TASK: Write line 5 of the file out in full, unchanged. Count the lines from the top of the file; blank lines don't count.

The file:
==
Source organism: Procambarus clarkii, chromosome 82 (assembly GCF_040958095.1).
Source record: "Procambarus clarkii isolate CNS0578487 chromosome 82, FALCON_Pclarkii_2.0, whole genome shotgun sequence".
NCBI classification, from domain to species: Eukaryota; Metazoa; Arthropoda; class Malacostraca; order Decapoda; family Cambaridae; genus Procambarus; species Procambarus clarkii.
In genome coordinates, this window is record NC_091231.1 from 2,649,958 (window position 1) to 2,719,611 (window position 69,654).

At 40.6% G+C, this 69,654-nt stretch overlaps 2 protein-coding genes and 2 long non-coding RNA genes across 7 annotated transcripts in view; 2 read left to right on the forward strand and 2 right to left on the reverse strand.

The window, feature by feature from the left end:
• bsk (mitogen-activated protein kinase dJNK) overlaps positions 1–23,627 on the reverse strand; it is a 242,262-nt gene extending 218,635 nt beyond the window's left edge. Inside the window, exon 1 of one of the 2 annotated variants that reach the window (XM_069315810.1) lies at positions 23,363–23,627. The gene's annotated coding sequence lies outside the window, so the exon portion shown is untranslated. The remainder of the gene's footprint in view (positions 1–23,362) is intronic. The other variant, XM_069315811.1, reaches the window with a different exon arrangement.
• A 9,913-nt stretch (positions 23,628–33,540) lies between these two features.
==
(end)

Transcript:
At 40.6% G+C, this 69,654-nt stretch overlaps 2 protein-coding genes and 2 long non-coding RNA genes across 7 annotated transcripts in view; 2 read left to right on the forward strand and 2 right to left on the reverse strand.